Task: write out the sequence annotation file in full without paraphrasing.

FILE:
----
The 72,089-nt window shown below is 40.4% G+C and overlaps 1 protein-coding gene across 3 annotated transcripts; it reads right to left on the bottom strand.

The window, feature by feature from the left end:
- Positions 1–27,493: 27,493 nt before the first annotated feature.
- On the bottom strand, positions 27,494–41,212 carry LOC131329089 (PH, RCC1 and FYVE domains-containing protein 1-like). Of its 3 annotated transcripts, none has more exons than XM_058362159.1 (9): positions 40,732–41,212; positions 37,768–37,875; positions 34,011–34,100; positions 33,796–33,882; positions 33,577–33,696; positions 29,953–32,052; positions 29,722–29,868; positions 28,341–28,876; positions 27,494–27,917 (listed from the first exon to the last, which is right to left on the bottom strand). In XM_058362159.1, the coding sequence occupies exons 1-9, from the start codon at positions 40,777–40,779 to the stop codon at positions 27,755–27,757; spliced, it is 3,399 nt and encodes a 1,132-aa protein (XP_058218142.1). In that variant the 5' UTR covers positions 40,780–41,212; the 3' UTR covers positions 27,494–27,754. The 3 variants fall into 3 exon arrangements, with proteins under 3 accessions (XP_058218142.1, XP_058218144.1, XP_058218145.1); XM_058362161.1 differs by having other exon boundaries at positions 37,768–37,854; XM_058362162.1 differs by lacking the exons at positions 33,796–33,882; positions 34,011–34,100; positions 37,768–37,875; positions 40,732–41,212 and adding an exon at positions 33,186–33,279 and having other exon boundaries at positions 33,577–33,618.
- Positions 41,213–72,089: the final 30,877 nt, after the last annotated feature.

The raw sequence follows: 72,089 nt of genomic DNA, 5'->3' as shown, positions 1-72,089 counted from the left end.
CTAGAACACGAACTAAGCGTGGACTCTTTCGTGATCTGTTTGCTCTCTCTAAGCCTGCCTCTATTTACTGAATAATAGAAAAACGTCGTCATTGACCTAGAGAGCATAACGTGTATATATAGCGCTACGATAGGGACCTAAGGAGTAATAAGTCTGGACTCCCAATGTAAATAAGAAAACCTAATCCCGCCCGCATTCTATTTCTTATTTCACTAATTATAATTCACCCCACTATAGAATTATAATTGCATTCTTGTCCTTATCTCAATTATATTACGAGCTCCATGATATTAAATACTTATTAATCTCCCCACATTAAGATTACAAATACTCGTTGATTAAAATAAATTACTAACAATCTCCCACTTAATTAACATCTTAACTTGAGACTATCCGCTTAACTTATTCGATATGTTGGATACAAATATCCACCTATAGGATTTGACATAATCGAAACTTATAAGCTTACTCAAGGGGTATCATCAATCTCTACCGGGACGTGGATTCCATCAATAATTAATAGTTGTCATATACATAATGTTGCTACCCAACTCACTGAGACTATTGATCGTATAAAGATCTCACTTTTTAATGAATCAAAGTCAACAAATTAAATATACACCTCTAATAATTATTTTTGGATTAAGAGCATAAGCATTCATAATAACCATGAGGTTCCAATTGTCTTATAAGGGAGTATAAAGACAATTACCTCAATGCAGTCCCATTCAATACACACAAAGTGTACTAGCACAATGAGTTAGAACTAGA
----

The 72,089-nt window shown below is 40.4% G+C and overlaps 1 protein-coding gene across 3 annotated transcripts; it reads right to left on the bottom strand.

The window, feature by feature from the left end:
- Positions 1–27,493: 27,493 nt before the first annotated feature.
- On the bottom strand, positions 27,494–41,212 carry LOC131329089 (PH, RCC1 and FYVE domains-containing protein 1-like). Of its 3 annotated transcripts, none has more exons than XM_058362159.1 (9): positions 40,732–41,212; positions 37,768–37,875; positions 34,011–34,100; positions 33,796–33,882; positions 33,577–33,696; positions 29,953–32,052; positions 29,722–29,868; positions 28,341–28,876; positions 27,494–27,917 (listed from the first exon to the last, which is right to left on the bottom strand). In XM_058362159.1, the coding sequence occupies exons 1-9, from the start codon at positions 40,777–40,779 to the stop codon at positions 27,755–27,757; spliced, it is 3,399 nt and encodes a 1,132-aa protein (XP_058218142.1). In that variant the 5' UTR covers positions 40,780–41,212; the 3' UTR covers positions 27,494–27,754. The 3 variants fall into 3 exon arrangements, with proteins under 3 accessions (XP_058218142.1, XP_058218144.1, XP_058218145.1); XM_058362161.1 differs by having other exon boundaries at positions 37,768–37,854; XM_058362162.1 differs by lacking the exons at positions 33,796–33,882; positions 34,011–34,100; positions 37,768–37,875; positions 40,732–41,212 and adding an exon at positions 33,186–33,279 and having other exon boundaries at positions 33,577–33,618.
- Positions 41,213–72,089: the final 30,877 nt, after the last annotated feature.

The raw sequence follows: 72,089 nt of genomic DNA, 5'->3' as shown, positions 1-72,089 counted from the left end.
CTAGAACACGAACTAAGCGTGGACTCTTTCGTGATCTGTTTGCTCTCTCTAAGCCTGCCTCTATTTACTGAATAATAGAAAAACGTCGTCATTGACCTAGAGAGCATAACGTGTATATATAGCGCTACGATAGGGACCTAAGGAGTAATAAGTCTGGACTCCCAATGTAAATAAGAAAACCTAATCCCGCCCGCATTCTATTTCTTATTTCACTAATTATAATTCACCCCACTATAGAATTATAATTGCATTCTTGTCCTTATCTCAATTATATTACGAGCTCCATGATATTAAATACTTATTAATCTCCCCACATTAAGATTACAAATACTCGTTGATTAAAATAAATTACTAACAATCTCCCACTTAATTAACATCTTAACTTGAGACTATCCGCTTAACTTATTCGATATGTTGGATACAAATATCCACCTATAGGATTTGACATAATCGAAACTTATAAGCTTACTCAAGGGGTATCATCAATCTCTACCGGGACGTGGATTCCATCAATAATTAATAGTTGTCATATACATAATGTTGCTACCCAACTCACTGAGACTATTGATCGTATAAAGATCTCACTTTTTAATGAATCAAAGTCAACAAATTAAATATACACCTCTAATAATTATTTTTGGATTAAGAGCATAAGCATTCATAATAACCATGAGGTTCCAATTGTCTTATAAGGGAGTATAAAGACAATTACCTCAATGCAGTCCCATTCAATACACACAAAGTGTACTAGCACAATGAGTTAGAACTAGA